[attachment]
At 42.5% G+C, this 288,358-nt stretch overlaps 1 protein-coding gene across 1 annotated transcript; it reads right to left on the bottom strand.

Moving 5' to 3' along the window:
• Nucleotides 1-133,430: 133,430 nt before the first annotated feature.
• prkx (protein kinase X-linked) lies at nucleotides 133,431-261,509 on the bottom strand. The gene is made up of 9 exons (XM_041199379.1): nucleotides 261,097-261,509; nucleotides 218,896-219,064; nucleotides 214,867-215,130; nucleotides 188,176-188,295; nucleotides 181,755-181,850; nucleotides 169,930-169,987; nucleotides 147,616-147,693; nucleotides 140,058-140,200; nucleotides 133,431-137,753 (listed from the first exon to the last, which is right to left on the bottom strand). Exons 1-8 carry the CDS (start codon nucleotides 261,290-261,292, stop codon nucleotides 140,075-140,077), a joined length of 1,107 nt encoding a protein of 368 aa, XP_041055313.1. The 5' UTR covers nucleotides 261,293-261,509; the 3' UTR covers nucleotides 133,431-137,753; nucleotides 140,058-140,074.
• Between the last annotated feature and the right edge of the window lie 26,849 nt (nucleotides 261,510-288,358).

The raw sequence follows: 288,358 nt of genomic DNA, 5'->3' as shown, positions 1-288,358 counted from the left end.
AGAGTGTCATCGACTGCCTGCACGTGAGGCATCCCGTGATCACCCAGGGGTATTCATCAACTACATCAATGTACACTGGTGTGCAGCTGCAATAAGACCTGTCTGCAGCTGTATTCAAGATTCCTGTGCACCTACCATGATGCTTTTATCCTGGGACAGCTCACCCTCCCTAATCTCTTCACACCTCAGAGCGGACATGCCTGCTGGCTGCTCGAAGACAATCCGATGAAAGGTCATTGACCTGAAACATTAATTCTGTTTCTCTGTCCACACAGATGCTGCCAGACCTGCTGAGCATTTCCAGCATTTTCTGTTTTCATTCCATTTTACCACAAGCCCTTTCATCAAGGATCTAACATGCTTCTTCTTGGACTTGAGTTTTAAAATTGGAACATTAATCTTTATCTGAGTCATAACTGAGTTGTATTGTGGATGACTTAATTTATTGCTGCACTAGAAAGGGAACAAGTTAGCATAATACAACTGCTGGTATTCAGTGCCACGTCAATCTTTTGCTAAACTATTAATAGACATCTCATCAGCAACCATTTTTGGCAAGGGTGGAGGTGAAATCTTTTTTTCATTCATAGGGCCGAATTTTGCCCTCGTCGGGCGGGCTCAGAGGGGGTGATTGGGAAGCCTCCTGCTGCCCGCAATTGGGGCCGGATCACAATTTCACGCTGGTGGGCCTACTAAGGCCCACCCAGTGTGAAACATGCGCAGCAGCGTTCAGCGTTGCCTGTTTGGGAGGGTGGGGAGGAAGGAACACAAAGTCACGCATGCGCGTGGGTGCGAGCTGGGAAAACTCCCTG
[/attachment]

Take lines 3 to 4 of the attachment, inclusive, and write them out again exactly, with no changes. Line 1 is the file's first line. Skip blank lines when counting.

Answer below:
• Nucleotides 1-133,430: 133,430 nt before the first annotated feature.
• prkx (protein kinase X-linked) lies at nucleotides 133,431-261,509 on the bottom strand. The gene is made up of 9 exons (XM_041199379.1): nucleotides 261,097-261,509; nucleotides 218,896-219,064; nucleotides 214,867-215,130; nucleotides 188,176-188,295; nucleotides 181,755-181,850; nucleotides 169,930-169,987; nucleotides 147,616-147,693; nucleotides 140,058-140,200; nucleotides 133,431-137,753 (listed from the first exon to the last, which is right to left on the bottom strand). Exons 1-8 carry the CDS (start codon nucleotides 261,290-261,292, stop codon nucleotides 140,075-140,077), a joined length of 1,107 nt encoding a protein of 368 aa, XP_041055313.1. The 5' UTR covers nucleotides 261,293-261,509; the 3' UTR covers nucleotides 133,431-137,753; nucleotides 140,058-140,074.